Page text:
First let me explain what I mean by "transitive" Suppose that the price of product A and the price of product B has a correlation of .5 Suppose also that the price of product B and product C has a correlation of .5
One might thing that if correlation(A,B) = .5 and correlation(B,C) = .5 then correlation(A,C) > 0, but with an intuitive example we can see why this is not the case:
Suppose that A is a fruit salad made of papaya and banana, suppose also that B is a fruit salad made of banana and strawberry and, finally, suppose that C is strawberries and cream. Clearly, when the price of banana goes up, both the price of A and B will go up; when the price of strawberry goes up the price of B and C will go up; but since A and C have no ingredients in common, their price isn't correlated.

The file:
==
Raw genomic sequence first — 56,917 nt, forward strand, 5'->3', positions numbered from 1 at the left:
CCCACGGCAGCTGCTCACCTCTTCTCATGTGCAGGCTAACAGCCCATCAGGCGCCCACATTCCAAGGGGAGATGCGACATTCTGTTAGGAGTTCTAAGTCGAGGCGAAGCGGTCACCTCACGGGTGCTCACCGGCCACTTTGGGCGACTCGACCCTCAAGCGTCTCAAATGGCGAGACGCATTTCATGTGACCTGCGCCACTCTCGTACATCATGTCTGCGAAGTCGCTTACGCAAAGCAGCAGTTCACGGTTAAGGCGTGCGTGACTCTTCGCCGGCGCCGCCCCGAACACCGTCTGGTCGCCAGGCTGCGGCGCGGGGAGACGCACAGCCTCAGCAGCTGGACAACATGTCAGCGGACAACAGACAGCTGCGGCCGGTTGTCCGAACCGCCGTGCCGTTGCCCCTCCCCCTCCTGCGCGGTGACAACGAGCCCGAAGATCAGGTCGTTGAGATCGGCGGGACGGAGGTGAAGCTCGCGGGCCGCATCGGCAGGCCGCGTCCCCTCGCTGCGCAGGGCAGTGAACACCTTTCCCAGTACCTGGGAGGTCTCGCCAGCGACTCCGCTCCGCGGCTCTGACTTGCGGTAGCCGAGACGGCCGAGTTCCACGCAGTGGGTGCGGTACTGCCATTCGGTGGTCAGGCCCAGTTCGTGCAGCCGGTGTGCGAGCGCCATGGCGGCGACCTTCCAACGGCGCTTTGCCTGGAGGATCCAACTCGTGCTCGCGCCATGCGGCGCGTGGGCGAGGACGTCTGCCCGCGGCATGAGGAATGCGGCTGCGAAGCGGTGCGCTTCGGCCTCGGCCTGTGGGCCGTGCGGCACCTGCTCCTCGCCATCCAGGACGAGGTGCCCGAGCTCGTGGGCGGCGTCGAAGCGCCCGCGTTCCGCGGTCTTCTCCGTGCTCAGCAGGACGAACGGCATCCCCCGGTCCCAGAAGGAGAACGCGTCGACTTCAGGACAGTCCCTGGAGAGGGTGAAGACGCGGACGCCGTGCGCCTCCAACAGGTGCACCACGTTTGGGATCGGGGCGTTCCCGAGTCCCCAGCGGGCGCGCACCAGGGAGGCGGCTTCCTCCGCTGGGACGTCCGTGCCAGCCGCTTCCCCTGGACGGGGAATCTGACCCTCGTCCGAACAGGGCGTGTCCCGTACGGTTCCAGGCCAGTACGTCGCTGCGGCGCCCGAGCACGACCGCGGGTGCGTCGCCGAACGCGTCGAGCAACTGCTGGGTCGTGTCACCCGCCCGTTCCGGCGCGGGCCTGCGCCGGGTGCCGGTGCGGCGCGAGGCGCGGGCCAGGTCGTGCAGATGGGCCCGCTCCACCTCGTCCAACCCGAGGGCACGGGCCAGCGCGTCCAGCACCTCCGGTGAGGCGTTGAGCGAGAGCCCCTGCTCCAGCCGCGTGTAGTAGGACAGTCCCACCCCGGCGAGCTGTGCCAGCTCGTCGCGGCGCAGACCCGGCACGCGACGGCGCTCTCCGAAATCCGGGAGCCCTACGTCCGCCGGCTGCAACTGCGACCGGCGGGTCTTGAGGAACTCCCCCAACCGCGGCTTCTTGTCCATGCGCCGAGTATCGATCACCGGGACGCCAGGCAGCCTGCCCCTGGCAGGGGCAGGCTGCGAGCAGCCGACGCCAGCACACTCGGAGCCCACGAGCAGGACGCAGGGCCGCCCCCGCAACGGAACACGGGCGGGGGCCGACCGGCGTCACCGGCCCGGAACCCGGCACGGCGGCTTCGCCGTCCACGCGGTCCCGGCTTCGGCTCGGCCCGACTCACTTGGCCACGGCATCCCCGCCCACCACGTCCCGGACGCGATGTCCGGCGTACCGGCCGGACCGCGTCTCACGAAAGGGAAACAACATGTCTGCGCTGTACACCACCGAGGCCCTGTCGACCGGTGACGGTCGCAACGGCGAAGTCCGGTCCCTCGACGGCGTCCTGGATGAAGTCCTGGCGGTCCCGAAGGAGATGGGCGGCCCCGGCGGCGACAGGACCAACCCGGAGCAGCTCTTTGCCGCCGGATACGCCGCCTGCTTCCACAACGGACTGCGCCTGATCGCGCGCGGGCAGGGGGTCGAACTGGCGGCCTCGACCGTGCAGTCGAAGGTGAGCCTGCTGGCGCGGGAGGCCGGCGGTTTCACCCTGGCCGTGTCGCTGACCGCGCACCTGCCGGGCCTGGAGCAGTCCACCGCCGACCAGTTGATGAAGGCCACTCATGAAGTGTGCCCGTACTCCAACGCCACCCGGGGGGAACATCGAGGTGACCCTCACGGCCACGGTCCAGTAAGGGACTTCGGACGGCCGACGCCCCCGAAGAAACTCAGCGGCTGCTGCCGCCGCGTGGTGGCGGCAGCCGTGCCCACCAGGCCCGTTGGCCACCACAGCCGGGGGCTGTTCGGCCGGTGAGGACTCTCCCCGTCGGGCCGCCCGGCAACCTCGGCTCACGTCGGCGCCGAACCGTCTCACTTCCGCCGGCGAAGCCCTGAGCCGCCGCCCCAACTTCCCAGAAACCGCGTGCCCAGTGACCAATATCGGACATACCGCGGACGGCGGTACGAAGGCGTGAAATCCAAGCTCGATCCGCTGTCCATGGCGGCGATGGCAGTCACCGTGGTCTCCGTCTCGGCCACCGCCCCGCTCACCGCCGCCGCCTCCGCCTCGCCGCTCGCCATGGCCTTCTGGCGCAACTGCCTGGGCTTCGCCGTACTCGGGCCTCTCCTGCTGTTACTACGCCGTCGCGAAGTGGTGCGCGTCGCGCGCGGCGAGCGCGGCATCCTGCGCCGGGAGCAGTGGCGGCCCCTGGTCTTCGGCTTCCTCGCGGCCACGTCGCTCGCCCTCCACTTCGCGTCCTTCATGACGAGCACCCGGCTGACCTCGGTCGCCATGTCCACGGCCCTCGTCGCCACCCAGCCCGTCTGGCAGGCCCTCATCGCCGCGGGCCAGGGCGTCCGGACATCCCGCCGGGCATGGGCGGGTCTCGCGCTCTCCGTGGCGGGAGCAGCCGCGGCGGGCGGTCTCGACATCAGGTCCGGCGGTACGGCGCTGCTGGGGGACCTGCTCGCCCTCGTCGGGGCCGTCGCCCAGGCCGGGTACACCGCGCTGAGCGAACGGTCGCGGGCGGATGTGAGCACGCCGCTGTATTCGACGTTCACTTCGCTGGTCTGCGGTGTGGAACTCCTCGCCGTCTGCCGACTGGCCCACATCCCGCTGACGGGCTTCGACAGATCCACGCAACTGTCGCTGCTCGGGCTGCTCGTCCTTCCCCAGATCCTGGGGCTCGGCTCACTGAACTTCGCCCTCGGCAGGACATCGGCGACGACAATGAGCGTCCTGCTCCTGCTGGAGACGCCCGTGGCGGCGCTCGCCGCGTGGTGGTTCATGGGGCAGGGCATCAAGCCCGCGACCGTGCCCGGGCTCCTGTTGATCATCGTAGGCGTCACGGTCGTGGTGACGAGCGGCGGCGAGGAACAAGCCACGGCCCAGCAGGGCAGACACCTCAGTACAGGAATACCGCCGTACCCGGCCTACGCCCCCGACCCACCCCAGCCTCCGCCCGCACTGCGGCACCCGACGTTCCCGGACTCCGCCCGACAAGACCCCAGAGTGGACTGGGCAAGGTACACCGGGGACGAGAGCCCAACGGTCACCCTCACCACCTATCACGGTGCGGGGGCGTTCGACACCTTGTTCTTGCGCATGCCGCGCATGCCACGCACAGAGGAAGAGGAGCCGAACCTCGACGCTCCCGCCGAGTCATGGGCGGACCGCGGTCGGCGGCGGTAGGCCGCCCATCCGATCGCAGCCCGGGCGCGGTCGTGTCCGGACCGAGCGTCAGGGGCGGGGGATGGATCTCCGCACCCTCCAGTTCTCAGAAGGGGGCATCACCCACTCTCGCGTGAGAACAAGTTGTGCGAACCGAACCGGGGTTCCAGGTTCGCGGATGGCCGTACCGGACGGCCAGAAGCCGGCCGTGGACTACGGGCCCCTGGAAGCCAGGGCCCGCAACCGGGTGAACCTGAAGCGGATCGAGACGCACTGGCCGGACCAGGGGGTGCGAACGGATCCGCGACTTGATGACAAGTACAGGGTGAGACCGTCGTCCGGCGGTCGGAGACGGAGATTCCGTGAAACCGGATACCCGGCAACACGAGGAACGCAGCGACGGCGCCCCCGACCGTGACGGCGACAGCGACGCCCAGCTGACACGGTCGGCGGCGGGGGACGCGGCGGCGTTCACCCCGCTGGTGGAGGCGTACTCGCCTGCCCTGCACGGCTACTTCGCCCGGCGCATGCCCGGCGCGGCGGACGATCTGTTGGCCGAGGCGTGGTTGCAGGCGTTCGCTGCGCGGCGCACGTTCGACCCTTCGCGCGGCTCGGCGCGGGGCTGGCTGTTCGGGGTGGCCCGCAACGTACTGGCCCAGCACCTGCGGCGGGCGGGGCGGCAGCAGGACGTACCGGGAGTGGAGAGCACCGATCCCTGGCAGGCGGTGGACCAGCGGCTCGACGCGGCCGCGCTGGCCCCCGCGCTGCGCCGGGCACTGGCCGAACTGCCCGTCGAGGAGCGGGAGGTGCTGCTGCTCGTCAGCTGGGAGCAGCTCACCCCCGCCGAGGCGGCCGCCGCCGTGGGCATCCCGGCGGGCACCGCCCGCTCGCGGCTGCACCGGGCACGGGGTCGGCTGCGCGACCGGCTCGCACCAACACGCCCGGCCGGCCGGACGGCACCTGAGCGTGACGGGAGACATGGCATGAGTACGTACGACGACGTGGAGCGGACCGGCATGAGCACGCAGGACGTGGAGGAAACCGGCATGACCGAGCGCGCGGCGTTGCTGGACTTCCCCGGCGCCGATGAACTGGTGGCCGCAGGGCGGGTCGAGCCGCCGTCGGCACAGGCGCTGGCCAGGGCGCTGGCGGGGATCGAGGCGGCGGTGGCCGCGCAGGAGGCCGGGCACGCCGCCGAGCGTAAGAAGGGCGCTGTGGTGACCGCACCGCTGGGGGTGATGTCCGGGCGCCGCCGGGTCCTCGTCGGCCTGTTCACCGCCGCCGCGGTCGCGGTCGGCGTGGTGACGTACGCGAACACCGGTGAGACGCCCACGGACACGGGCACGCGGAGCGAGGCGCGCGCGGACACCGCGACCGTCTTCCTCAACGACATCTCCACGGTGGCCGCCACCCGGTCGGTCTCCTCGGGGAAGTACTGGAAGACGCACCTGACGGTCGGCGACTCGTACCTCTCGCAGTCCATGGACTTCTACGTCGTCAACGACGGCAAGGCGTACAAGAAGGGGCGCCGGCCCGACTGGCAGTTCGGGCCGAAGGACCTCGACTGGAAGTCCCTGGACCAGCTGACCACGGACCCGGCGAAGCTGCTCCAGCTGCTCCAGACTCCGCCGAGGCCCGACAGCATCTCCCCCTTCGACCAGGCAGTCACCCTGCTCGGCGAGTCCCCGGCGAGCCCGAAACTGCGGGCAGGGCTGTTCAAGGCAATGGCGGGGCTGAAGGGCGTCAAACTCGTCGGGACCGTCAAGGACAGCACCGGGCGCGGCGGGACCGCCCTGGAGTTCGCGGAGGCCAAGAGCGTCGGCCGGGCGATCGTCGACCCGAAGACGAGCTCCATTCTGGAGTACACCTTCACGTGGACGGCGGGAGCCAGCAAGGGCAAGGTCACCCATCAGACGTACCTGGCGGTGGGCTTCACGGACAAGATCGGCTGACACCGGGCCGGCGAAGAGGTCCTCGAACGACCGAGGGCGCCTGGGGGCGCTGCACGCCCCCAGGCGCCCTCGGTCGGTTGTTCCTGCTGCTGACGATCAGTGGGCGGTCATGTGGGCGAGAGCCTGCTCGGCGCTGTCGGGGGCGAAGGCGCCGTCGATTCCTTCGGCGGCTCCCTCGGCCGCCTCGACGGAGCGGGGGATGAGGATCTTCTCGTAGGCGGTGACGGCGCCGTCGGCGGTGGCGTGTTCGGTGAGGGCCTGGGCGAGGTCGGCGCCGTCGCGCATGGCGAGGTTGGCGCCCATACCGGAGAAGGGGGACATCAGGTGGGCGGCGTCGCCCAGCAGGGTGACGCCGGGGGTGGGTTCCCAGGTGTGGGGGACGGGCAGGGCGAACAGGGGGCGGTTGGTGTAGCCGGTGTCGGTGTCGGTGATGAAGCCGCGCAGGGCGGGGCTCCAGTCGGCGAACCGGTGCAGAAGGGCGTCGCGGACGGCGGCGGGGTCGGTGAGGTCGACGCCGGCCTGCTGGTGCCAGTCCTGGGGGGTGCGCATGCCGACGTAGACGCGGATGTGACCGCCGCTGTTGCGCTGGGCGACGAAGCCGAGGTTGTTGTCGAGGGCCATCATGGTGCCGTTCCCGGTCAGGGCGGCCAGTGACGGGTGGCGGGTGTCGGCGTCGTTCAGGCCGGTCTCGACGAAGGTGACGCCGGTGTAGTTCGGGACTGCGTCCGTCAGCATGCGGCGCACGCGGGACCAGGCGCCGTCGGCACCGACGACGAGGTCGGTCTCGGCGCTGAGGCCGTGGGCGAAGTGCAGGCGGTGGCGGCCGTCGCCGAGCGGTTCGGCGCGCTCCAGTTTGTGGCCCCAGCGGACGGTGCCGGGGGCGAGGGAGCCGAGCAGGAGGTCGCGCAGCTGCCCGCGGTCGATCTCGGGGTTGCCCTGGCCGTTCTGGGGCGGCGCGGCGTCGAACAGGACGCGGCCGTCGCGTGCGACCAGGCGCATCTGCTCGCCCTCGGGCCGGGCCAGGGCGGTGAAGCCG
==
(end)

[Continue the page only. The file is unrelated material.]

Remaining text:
My question is which statistical concept captures this intuitive idea. Is it the concept of dimensions?
What do I mean by transitive? Let me define the binary operator X corr? Y as 1 if correlation(X,Y) != 0 and 0 otherwise, so:
- A corr? B = 1,
- B corr? C = 1, but
- A corr? C could be = 0
If corr? was transitive, then A corr? C = 1